with this, they had declared that he was suffering the curse of God for
his sins. These things came fresh to their minds when they saw the
sick man before them. They marked the interest with which all were
watching the scene, and they felt a terrible fear of losing their own
influence over the people.
These dignitaries did not exchange words together, but looking into
one another’s faces they read the same thought in each, that something
must be done to arrest the tide of feeling. Jesus had declared that the
sins of the paralytic were forgiven. The Pharisees caught at these words
as blasphemy, and conceived that they could present this as a sin worthy
of death. They said in their
hearts, “He blasphemeth: who
can forgive sins but One, even
God?” Mark 2:7, R. V.
Fixing His glance upon
them, beneath which they cowered,
and drew back, Jesus
said, “Wherefore think ye evil
in your hearts? For whether is
easier, to say, Thy sins be forgiven
thee; or to say, Arise,
and walk? But that ye may
know that the Son of man hath
power on earth to forgive sins,”
He said, turning to the paralytic,
“Arise, take up thy bed,
and go unto thine house.”
Then he who had been
borne on a litter to Jesus rises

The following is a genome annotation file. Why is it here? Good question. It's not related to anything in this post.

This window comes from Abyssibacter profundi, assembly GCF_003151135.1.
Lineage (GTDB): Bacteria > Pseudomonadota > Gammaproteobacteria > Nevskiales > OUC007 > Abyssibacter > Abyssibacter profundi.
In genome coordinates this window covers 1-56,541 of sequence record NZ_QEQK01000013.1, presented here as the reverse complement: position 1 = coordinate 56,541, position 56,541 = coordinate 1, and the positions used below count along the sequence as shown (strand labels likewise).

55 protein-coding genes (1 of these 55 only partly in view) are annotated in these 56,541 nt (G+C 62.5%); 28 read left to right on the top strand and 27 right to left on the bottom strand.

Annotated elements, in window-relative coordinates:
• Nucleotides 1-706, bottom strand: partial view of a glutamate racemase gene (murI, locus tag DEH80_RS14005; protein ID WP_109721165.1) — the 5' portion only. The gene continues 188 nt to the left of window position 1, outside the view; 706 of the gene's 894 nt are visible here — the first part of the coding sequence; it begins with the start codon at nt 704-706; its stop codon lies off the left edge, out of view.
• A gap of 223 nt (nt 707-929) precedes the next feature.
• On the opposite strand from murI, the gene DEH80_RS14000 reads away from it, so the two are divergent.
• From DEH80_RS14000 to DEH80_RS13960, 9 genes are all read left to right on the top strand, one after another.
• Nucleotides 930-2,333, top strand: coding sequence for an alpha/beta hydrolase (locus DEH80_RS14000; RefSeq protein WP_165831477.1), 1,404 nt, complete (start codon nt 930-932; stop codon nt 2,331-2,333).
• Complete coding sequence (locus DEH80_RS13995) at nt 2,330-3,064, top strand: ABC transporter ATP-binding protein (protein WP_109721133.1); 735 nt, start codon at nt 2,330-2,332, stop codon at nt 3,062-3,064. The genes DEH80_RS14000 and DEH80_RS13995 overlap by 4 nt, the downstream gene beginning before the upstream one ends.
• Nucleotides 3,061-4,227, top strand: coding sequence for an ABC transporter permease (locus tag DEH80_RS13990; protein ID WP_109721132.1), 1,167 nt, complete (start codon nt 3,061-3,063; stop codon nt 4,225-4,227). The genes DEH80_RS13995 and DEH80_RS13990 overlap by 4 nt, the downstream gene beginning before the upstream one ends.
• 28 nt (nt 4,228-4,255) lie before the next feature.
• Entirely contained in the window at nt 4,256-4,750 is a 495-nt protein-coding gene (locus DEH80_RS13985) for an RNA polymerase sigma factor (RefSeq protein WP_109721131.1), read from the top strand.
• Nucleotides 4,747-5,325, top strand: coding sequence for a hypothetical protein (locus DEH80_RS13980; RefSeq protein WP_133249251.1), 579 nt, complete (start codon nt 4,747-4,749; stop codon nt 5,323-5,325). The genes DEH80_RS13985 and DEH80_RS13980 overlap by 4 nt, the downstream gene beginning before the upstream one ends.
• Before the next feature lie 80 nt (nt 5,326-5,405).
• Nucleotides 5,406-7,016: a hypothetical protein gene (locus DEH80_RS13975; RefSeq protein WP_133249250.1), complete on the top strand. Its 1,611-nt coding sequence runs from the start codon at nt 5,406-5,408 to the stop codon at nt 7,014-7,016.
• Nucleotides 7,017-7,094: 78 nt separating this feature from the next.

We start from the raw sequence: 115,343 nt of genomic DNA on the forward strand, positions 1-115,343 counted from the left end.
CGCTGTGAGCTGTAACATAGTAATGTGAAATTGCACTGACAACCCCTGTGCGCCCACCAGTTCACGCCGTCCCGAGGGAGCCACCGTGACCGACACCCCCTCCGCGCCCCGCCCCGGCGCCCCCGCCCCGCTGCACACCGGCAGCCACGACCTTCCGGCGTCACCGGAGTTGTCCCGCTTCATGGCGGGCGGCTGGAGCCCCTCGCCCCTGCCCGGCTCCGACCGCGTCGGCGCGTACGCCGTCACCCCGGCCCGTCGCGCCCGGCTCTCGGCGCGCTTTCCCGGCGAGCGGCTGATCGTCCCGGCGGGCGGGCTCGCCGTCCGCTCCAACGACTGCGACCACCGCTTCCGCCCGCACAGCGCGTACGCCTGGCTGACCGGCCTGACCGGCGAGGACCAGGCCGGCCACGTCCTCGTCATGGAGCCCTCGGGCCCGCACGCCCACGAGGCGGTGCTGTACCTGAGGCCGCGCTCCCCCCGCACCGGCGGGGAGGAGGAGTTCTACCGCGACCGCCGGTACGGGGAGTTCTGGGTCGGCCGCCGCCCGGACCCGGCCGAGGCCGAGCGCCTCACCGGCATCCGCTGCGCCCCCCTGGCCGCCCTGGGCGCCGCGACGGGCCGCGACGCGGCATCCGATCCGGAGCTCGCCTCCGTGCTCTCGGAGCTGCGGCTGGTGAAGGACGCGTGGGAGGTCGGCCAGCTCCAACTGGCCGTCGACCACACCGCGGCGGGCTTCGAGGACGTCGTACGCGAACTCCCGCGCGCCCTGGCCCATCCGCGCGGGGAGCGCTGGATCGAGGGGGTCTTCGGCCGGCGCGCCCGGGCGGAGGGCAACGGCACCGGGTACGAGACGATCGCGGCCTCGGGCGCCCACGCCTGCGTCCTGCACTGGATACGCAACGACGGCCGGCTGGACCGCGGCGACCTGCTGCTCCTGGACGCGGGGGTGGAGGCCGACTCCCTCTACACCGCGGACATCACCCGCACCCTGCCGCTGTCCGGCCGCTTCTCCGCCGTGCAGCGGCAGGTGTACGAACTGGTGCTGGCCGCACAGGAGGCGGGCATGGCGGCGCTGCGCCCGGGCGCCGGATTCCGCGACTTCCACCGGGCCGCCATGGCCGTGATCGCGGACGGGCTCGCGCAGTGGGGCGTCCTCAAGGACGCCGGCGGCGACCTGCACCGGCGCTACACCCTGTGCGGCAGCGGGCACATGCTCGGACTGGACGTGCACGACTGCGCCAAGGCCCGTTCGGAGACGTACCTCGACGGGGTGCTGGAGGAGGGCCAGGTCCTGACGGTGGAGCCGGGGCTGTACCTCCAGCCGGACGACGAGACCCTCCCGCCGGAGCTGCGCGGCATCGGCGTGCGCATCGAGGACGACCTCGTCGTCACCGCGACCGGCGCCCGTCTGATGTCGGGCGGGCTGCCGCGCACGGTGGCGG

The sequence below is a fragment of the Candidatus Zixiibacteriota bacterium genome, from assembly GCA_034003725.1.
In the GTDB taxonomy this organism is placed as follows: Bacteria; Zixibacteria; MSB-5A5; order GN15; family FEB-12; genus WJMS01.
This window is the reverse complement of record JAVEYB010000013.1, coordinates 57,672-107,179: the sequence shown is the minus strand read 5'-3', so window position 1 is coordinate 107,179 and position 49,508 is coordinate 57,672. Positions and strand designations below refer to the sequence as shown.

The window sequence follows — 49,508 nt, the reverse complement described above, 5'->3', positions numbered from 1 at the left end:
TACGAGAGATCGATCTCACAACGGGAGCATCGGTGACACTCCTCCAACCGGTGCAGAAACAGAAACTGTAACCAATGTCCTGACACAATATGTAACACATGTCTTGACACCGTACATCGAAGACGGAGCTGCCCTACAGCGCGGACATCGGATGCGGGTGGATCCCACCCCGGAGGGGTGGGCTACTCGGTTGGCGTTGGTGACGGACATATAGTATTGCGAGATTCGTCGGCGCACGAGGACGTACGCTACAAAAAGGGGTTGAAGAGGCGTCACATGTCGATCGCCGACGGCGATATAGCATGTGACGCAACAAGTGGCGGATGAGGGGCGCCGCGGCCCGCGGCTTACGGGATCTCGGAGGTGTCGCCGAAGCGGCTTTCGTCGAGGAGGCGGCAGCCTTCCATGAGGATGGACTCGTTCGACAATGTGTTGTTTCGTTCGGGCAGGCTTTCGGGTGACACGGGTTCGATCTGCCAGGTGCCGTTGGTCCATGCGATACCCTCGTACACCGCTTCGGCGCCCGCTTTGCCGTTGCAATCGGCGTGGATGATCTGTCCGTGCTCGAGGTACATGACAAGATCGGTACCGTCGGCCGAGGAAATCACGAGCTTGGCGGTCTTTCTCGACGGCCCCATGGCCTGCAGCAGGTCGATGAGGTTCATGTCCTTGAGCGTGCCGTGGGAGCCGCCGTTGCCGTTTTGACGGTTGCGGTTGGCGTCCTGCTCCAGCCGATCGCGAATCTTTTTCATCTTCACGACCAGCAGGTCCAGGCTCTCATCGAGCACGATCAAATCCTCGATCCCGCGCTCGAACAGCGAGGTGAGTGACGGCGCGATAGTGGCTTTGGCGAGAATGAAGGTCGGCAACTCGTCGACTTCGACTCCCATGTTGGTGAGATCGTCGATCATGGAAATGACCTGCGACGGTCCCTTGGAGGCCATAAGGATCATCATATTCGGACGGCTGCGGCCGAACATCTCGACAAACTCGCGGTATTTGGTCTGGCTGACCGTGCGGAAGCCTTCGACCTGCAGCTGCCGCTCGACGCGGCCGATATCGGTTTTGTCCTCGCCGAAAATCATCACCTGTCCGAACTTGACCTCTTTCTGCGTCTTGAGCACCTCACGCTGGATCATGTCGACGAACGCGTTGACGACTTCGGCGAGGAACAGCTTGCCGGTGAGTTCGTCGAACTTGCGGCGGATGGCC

to his feet with the elasticity
and strength of youth. The
life-giving blood bounds
through his veins. Every organ of his body springs into sudden activity.
The glow of health succeeds the pallor of approaching death. “And
immediately he arose, took up the bed, and went forth before them all;
insomuch that they were all amazed, and glorified God, saying, We
never saw it on this fashion.”
Oh, wondrous love of Christ, stooping to heal the guilty and the
afflicted! Divinity sorrowing over and soothing the ills of suffering
humanity! Oh, marvelous power thus displayed to the children of men!
Who can doubt the message of salvation? Who can slight the mercies
of a compassionate Redeemer?
It required nothing less than creative power to restore health to that
decaying body. The same voice that spoke life to man created from